• This trope is played even straighter with later additions to the baby gang, Dil and Kimi. The former is a newborn baby while the latter is The Pollyanna. Both are extroverted and bubblier towards Angelica than she would like, as their innocence and eagerness to have fun often come at her own expense.
    • Once or twice, they are unintentionally karmic even for others outside Angelica. In "Grandpa's Bad Bug", Grandpa Lou pretends to have caught a bug so that he'll be able to take a nap. The kids think there is an actual insect inside him. Their attempts to get rid of it (i.e. pinching his uvula with pliers) inconvenience Lou greatly, and when they put "good bugs" on his bed to drive out the bad one, he worries that karma's after him, so he finally admits to Didi and Stu that he lied.
    • On at least a handful of occasions, the babies' antics unwittingly entangle with those of criminals working in the same area, foiling their schemes via what is usually just an innocent adventure. For instance, Tommy and Chuckie causing havoc in a bank while searching for candy unintentionally sets off alarms and foils two crooks' attempted heist. Or their wandering in a bowling alley accidentally busting Grandpa's rival as a cheat.
  • The Simpsons: In "Homer Badman", while Homer is endlessly hounded by the media for alleged sexual harassment after grabbing a piece of candy that was stuck to the babysitter's butt, it can also be seen as Laser-Guided Karma; the candy wouldn't have been stuck there if Homer hadn't stolen it in the first place.
  • South Park: Butters tends to unintentionally screw over Cartman with his naivety, usually when the latter is trying his hardest to screw him over.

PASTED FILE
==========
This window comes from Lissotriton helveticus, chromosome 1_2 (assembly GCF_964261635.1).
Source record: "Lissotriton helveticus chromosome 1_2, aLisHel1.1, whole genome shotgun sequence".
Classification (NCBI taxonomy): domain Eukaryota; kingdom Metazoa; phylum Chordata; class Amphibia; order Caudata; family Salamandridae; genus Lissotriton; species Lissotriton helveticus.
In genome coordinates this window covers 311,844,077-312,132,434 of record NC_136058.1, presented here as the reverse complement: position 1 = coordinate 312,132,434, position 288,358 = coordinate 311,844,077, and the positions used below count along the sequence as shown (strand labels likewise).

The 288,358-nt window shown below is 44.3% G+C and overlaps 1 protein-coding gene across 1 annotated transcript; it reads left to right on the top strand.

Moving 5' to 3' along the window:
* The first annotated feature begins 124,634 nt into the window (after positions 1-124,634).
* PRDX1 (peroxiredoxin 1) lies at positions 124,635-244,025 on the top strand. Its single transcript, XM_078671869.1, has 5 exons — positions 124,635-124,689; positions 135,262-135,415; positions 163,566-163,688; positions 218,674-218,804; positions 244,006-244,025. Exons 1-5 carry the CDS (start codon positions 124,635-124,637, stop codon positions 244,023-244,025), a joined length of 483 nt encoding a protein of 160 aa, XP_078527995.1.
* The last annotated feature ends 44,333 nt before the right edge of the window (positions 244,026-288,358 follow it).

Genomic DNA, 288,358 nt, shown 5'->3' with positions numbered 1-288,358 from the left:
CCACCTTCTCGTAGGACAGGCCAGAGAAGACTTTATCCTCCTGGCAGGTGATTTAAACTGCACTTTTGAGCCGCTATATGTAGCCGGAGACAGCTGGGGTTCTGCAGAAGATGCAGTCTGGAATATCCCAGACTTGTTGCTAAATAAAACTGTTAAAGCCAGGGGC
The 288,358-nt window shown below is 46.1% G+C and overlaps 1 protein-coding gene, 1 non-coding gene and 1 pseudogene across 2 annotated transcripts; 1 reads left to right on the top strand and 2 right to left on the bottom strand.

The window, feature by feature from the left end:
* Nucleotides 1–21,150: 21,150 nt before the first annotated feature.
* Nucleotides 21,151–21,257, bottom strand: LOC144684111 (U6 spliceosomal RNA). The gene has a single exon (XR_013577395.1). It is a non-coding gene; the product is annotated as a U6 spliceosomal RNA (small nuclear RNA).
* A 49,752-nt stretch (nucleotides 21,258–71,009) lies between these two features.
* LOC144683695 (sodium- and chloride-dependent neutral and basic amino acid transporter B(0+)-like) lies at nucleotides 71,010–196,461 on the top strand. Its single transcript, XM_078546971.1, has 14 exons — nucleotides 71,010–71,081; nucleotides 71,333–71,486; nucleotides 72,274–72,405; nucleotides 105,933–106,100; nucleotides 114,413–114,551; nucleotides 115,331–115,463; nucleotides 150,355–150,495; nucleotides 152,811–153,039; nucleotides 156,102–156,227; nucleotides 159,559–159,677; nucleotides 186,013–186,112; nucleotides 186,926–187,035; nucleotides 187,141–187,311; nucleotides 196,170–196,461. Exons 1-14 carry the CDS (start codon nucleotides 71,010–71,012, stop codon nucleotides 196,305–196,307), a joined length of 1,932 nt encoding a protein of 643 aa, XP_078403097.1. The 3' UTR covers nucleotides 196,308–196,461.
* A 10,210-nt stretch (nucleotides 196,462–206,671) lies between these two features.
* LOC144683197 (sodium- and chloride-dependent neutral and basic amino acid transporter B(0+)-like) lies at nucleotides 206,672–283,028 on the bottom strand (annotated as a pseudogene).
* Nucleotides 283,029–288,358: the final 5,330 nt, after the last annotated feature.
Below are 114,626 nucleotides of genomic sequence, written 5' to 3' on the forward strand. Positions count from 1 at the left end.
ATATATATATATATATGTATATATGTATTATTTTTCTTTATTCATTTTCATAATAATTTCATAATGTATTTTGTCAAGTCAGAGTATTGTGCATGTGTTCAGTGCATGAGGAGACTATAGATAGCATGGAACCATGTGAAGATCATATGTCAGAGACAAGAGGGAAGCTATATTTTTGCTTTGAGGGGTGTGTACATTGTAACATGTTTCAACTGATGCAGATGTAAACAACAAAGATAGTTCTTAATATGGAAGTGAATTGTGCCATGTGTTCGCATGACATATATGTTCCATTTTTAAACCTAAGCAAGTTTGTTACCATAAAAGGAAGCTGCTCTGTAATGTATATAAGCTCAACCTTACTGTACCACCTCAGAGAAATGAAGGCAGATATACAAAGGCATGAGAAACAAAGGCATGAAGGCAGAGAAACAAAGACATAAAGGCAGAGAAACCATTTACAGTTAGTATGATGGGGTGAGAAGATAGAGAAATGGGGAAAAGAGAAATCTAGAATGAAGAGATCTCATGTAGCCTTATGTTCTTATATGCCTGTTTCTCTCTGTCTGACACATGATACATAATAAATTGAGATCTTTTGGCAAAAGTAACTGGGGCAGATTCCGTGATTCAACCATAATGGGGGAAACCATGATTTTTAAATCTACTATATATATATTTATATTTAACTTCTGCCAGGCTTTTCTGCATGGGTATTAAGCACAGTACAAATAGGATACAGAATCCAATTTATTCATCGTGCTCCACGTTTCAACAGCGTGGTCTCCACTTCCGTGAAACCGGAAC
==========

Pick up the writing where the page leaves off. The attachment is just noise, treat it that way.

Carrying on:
• SpongeBob SquarePants:
  • In Total Drama Island's Final Three, Heather gets a lot of much-owed comeuppance from the eliminated contestants she bullied and manipulated, as they were asked to describe the worst dares one could be forced to do as part of the big challenge. Of course, none of them knew that Heather would get the full brunt of it as Gwen and Owen teamed up to avoid most dares. The creame de la creame is the final dare that gets Heather eliminated — it comes from Lindsey, Heather’s former Beta Bitch who Heather used and manipulated throughout the season and who Heather threw under the bus to save herself from elimination. Her dare is to let Chef shave their head. Heather kicks the electric razor away at the last minute, rejecting the dare, only for the razor to fall on her head and shave her hair off anyway, meaning she is now bald and eliminated.
  • Unikitty!: Princess Unikitty gets on Master Frown's nerves even when she's trying to be nice to him and help cheer him up.
  • Wander over Yonder: Wander is so pure and believing in people that he thinks that even the Big Bad planet-enslaving Lord Hater can become good with some help. Sadly, all his attempts to help Lord Hater open up and have fun only serve to annoy him and indirectly foil all his evil plans.